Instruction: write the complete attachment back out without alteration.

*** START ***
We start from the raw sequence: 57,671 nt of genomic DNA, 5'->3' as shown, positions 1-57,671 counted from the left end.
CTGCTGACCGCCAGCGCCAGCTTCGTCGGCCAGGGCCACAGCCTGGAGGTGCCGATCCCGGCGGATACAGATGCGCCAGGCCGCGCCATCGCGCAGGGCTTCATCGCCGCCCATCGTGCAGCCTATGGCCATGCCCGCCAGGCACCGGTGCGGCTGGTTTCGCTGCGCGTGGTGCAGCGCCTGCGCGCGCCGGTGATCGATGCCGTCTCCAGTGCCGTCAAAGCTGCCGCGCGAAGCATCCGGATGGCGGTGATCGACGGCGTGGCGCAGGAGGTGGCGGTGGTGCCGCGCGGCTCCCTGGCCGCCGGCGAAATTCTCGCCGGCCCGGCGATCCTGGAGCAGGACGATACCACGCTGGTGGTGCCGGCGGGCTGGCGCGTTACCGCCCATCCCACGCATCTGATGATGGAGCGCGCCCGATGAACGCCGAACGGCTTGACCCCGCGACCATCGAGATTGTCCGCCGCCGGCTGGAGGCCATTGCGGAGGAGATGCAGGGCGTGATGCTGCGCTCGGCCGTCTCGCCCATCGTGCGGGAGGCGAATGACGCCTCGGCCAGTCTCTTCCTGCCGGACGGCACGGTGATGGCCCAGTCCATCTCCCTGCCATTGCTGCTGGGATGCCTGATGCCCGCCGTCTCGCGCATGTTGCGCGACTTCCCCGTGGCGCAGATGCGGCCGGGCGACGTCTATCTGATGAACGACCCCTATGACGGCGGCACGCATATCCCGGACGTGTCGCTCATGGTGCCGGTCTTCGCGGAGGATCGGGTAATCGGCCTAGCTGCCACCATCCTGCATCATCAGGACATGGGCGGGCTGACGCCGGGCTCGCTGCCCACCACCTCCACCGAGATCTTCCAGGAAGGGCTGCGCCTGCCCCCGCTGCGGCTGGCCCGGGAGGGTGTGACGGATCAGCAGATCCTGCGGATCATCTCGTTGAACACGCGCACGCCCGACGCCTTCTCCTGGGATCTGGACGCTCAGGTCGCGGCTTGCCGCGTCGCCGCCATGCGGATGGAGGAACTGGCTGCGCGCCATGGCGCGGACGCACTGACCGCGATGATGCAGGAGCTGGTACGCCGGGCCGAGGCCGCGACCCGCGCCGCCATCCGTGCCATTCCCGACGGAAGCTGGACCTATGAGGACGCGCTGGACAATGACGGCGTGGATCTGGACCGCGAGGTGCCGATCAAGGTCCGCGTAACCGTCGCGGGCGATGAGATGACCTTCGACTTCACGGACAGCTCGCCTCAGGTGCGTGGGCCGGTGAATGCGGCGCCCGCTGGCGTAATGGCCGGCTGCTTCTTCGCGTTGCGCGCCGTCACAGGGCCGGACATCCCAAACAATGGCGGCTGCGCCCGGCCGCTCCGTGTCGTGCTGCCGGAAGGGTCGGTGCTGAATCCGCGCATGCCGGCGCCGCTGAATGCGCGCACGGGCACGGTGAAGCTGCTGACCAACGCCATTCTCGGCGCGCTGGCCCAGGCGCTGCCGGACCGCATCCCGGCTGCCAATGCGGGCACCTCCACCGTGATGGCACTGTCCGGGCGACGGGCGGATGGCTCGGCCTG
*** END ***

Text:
We start from the raw sequence: 57,671 nt of genomic DNA, 5'->3' as shown, positions 1-57,671 counted from the left end.
CTGCTGACCGCCAGCGCCAGCTTCGTCGGCCAGGGCCACAGCCTGGAGGTGCCGATCCCGGCGGATACAGATGCGCCAGGCCGCGCCATCGCGCAGGGCTTCATCGCCGCCCATCGTGCAGCCTATGGCCATGCCCGCCAGGCACCGGTGCGGCTGGTTTCGCTGCGCGTGGTGCAGCGCCTGCGCGCGCCGGTGATCGATGCCGTCTCCAGTGCCGTCAAAGCTGCCGCGCGAAGCATCCGGATGGCGGTGATCGACGGCGTGGCGCAGGAGGTGGCGGTGGTGCCGCGCGGCTCCCTGGCCGCCGGCGAAATTCTCGCCGGCCCGGCGATCCTGGAGCAGGACGATACCACGCTGGTGGTGCCGGCGGGCTGGCGCGTTACCGCCCATCCCACGCATCTGATGATGGAGCGCGCCCGATGAACGCCGAACGGCTTGACCCCGCGACCATCGAGATTGTCCGCCGCCGGCTGGAGGCCATTGCGGAGGAGATGCAGGGCGTGATGCTGCGCTCGGCCGTCTCGCCCATCGTGCGGGAGGCGAATGACGCCTCGGCCAGTCTCTTCCTGCCGGACGGCACGGTGATGGCCCAGTCCATCTCCCTGCCATTGCTGCTGGGATGCCTGATGCCCGCCGTCTCGCGCATGTTGCGCGACTTCCCCGTGGCGCAGATGCGGCCGGGCGACGTCTATCTGATGAACGACCCCTATGACGGCGGCACGCATATCCCGGACGTGTCGCTCATGGTGCCGGTCTTCGCGGAGGATCGGGTAATCGGCCTAGCTGCCACCATCCTGCATCATCAGGACATGGGCGGGCTGACGCCGGGCTCGCTGCCCACCACCTCCACCGAGATCTTCCAGGAAGGGCTGCGCCTGCCCCCGCTGCGGCTGGCCCGGGAGGGTGTGACGGATCAGCAGATCCTGCGGATCATCTCGTTGAACACGCGCACGCCCGACGCCTTCTCCTGGGATCTGGACGCTCAGGTCGCGGCTTGCCGCGTCGCCGCCATGCGGATGGAGGAACTGGCTGCGCGCCATGGCGCGGACGCACTGACCGCGATGATGCAGGAGCTGGTACGCCGGGCCGAGGCCGCGACCCGCGCCGCCATCCGTGCCATTCCCGACGGAAGCTGGACCTATGAGGACGCGCTGGACAATGACGGCGTGGATCTGGACCGCGAGGTGCCGATCAAGGTCCGCGTAACCGTCGCGGGCGATGAGATGACCTTCGACTTCACGGACAGCTCGCCTCAGGTGCGTGGGCCGGTGAATGCGGCGCCCGCTGGCGTAATGGCCGGCTGCTTCTTCGCGTTGCGCGCCGTCACAGGGCCGGACATCCCAAACAATGGCGGCTGCGCCCGGCCGCTCCGTGTCGTGCTGCCGGAAGGGTCGGTGCTGAATCCGCGCATGCCGGCGCCGCTGAATGCGCGCACGGGCACGGTGAAGCTGCTGACCAACGCCATTCTCGGCGCGCTGGCCCAGGCGCTGCCGGACCGCATCCCGGCTGCCAATGCGGGCACCTCCACCGTGATGGCACTGTCCGGGCGACGGGCGGATGGCTCGGCCTG